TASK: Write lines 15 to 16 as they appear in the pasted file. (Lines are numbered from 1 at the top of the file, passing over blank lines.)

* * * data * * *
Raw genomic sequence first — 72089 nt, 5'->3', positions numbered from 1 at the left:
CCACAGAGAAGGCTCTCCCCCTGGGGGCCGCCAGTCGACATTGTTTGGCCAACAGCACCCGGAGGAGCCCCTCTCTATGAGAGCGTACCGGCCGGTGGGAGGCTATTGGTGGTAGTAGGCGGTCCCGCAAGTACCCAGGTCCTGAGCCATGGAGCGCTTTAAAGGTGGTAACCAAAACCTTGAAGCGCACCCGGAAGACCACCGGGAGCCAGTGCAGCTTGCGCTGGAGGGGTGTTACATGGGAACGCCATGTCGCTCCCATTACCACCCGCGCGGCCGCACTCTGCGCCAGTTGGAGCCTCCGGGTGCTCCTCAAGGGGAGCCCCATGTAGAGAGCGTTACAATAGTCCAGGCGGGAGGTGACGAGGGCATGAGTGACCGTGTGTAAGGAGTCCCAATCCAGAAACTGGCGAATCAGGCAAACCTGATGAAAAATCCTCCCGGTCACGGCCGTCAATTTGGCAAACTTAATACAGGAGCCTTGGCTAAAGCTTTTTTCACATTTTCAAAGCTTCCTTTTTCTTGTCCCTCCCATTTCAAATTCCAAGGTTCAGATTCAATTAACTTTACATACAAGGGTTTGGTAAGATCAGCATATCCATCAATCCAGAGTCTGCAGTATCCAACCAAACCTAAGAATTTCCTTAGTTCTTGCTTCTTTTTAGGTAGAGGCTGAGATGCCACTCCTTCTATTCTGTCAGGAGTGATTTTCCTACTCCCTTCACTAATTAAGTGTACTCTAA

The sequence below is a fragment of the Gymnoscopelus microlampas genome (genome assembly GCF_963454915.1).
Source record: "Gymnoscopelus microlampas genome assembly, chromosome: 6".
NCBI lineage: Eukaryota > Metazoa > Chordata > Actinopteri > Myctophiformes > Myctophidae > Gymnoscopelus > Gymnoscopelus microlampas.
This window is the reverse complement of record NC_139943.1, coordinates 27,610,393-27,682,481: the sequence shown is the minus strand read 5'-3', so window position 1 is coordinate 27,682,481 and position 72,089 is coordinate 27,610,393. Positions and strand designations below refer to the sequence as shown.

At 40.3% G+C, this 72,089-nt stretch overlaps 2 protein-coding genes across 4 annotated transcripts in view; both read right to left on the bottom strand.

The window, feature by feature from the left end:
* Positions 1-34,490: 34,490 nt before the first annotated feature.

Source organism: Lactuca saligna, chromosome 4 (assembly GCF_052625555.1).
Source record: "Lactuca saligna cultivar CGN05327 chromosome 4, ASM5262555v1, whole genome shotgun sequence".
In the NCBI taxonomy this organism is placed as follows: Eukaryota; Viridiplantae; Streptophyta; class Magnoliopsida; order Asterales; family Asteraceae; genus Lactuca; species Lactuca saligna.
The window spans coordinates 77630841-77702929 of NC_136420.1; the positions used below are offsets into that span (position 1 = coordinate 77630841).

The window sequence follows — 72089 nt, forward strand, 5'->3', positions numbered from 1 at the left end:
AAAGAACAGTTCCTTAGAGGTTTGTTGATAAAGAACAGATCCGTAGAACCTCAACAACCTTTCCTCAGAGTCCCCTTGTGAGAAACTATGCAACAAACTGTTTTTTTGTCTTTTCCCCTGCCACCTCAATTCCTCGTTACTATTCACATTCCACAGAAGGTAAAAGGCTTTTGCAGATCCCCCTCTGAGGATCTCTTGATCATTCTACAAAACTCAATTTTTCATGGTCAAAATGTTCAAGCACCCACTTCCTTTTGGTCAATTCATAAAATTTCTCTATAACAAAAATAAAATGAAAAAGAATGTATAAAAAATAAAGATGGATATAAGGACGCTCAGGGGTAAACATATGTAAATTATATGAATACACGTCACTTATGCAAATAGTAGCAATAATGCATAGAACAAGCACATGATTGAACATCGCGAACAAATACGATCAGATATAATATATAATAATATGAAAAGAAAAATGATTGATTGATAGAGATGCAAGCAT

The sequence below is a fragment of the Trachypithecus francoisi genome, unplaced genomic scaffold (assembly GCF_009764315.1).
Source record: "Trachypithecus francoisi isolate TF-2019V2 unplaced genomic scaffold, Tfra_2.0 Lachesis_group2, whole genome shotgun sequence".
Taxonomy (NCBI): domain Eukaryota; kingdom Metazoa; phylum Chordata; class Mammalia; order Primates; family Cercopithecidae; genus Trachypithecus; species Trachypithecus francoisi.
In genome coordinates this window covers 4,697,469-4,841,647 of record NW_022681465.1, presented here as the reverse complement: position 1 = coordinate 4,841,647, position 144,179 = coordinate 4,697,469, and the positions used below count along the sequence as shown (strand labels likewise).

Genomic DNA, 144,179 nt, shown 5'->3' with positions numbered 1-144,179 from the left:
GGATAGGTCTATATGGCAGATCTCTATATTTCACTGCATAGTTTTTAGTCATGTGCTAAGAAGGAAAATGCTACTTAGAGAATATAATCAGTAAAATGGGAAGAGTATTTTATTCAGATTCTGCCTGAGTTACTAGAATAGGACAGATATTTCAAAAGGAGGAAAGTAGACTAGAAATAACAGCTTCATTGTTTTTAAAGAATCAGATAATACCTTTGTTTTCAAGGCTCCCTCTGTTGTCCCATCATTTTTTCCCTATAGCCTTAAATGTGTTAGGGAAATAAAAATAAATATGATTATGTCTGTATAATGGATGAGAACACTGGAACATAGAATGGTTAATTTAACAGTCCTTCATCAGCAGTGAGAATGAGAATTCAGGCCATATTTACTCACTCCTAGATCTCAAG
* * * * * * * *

AAAGAACAGTTCCTTAGAGGTTTGTTGATAAAGAACAGATCCGTAGAACCTCAACAACCTTTCCTCAGAGTCCCCTTGTGAGAAACTATGCAACAAACTGTTTTTTTGTCTTTTCCCCTGCCACCTCAATTCCTCGTTACTATTCACATTCCACAGAAGGTAAAAGGCTTTTGCAGATCCCCCTCTGAGGATCTCTTGATCATTCTACAAAACTCAATTTTTCATGGTCAAAATGTTCAAGCACCCACTTCCTTTTGGTCAATTCATAAAATTTCTCTATAACAAAAATAAAATGAAAAAGAATGTATAAAAAATAAAGATGGATATAAGGACGCTCAGGGGTAAACATATGTAAATTATATGAATACACGTCACTTATGCAAATAGTAGCAATAATGCATAGAACAAGCACATGATTGAACATCGCGAACAAATACGATCAGATATAATATATAATAATATGAAAAGAAAAATGATTGATTGATAGAGATGCAAGCAT

The sequence below is a fragment of the Trachypithecus francoisi genome, unplaced genomic scaffold (assembly GCF_009764315.1).